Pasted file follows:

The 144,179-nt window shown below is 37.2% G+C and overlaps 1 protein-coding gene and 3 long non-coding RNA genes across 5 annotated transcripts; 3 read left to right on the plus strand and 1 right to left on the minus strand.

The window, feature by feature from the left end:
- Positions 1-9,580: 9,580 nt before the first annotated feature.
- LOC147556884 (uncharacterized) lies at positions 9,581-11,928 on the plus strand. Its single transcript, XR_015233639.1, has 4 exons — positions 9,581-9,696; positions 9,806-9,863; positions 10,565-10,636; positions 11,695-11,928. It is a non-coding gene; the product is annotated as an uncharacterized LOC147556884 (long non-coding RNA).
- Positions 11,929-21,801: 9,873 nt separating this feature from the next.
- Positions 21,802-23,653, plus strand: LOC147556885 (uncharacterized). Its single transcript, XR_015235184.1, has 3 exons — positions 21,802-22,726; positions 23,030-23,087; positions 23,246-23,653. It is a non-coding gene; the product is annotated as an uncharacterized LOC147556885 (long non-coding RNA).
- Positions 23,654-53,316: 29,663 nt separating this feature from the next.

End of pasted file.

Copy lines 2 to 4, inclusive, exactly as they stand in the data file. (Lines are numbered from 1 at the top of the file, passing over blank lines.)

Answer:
The window, feature by feature from the left end:
- Positions 1-9,580: 9,580 nt before the first annotated feature.
- LOC147556884 (uncharacterized) lies at positions 9,581-11,928 on the plus strand. Its single transcript, XR_015233639.1, has 4 exons — positions 9,581-9,696; positions 9,806-9,863; positions 10,565-10,636; positions 11,695-11,928. It is a non-coding gene; the product is annotated as an uncharacterized LOC147556884 (long non-coding RNA).